Ski Resorts Turn to Composting to Lower Emissions


As you head to your favorite ski resorts this season, keep an eye out for something new popping up — composting bins.

This season, ski resorts across the country are implementing new composting programs, or revamping old composting programs, to help limit their carbon emissions.

The ski industry is a historically high emitting business. From infrastructure development to water use for snow production and gas usage for lifts, ski resorts require a lot of energy.

The industry has good reason to be concerned about carbon and climate change. A 2017 study published in Global Environmental Change found that the length of the ski season is expected to be cut in half by 2050, putting the entire $20 billion industry at risk.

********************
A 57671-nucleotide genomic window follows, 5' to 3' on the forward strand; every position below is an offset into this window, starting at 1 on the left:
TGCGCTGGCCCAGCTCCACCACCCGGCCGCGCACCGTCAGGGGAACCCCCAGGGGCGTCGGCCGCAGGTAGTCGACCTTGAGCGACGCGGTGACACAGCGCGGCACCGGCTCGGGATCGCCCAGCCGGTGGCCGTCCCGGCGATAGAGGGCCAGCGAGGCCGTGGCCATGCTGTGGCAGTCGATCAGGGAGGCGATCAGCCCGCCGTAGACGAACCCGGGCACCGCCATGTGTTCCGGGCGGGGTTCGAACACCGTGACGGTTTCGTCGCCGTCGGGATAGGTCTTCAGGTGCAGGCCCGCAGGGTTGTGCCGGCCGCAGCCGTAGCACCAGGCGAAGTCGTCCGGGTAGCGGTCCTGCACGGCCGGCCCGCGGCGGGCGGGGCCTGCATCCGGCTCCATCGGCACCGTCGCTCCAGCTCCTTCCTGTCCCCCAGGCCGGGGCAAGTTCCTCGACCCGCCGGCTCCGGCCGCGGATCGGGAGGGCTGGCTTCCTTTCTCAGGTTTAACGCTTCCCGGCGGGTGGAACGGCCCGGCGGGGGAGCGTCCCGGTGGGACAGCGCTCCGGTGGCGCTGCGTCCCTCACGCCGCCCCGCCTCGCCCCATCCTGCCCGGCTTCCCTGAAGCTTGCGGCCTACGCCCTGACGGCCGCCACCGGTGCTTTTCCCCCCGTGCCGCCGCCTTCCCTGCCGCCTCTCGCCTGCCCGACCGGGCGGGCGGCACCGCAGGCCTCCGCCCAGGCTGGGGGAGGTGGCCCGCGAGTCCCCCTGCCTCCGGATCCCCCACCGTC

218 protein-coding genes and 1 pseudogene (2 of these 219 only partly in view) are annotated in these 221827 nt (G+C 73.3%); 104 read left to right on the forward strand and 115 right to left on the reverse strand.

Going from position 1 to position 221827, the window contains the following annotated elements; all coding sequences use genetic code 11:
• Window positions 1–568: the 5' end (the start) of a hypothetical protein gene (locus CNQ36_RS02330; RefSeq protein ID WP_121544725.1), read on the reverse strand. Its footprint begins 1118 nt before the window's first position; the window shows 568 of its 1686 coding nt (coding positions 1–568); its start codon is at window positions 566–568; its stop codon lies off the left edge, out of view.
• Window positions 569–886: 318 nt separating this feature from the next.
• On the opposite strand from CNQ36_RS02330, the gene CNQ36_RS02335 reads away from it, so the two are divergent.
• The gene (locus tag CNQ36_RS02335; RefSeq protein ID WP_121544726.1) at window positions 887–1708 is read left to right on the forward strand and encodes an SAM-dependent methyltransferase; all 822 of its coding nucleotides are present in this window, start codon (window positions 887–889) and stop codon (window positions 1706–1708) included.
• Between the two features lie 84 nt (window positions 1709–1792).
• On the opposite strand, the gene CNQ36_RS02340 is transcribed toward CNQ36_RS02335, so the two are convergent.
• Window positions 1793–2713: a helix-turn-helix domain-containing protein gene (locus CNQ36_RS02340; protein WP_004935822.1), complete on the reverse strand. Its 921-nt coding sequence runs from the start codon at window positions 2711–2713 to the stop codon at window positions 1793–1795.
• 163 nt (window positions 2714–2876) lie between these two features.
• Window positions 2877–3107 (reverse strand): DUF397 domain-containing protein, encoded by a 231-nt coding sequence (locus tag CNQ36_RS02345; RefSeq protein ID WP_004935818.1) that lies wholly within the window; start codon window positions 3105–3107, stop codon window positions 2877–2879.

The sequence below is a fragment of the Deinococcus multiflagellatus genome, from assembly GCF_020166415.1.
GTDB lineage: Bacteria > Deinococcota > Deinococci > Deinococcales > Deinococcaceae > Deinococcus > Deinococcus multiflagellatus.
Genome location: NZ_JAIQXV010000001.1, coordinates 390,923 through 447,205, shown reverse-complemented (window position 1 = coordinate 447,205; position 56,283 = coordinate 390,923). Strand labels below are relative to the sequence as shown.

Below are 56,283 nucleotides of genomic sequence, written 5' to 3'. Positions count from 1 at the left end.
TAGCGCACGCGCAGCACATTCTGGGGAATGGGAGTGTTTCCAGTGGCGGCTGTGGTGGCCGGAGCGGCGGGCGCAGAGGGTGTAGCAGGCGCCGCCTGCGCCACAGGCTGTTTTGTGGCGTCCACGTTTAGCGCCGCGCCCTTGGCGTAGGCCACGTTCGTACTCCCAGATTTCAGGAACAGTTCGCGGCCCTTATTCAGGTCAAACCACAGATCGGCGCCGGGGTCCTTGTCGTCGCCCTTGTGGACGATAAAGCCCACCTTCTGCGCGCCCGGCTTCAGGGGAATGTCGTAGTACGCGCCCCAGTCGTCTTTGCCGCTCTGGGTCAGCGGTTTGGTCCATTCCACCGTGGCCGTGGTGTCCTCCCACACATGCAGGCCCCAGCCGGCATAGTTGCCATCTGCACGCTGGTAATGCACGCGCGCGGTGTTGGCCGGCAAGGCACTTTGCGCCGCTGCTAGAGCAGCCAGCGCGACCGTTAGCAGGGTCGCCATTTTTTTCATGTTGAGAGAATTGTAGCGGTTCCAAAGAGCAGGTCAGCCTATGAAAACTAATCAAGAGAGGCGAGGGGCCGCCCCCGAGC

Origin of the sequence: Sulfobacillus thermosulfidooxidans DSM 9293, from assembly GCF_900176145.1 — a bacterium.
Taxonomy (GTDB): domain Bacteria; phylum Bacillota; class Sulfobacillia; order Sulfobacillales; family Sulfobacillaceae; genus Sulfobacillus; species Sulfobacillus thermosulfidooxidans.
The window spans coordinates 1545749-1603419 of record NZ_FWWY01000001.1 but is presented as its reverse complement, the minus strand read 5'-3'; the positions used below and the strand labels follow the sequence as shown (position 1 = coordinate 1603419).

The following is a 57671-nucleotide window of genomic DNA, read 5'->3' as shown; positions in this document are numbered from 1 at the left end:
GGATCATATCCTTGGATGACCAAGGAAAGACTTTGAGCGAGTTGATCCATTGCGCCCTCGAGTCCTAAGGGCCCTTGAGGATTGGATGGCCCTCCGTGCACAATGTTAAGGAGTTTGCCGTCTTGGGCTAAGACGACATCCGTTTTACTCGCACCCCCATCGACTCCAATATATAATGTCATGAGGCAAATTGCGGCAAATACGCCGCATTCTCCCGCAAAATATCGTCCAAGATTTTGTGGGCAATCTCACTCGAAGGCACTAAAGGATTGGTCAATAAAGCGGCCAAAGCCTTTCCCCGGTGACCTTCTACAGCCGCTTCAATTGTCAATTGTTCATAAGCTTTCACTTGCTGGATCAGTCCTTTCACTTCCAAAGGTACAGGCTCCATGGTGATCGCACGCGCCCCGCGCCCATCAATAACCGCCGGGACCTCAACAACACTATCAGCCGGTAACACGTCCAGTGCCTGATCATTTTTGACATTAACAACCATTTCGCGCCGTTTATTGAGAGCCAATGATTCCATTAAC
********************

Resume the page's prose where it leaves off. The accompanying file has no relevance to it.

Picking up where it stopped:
To help lower their emissions, resorts are working to reduce food waste from being thrown in the trash. Diverting food waste from going to the landfill reduces methane and carbon emissions as well as creates nutrient-rich soils that lessen the need for fertilizers in agriculture. A study in Compost Science & Utilization found that a significant amount of methane is generated when food waste is sent to a landfill, but not when it is composted.

Brighton Ski Resort in Utah implemented a pilot composting program in 2021. Over three months, Brighton composted nearly 10,000 pounds of food waste. The pilot program composted waste from the kitchens and staff. This season, Brighton plans to expand the program to the public, but that won’t come without a struggle. Erika Kazi, the sustainability director at Brighton Resort, worries guests might not properly use the new waste containers. “People don’t think about their waste, they just throw things away,” Kazi said. “Out of sight, out of mind.” Part of Brighton’s goals for the coming ski season is to train employees on how to guide customers to use proper disposal procedures. The resort has installed signs to show which types of trash go in each bin.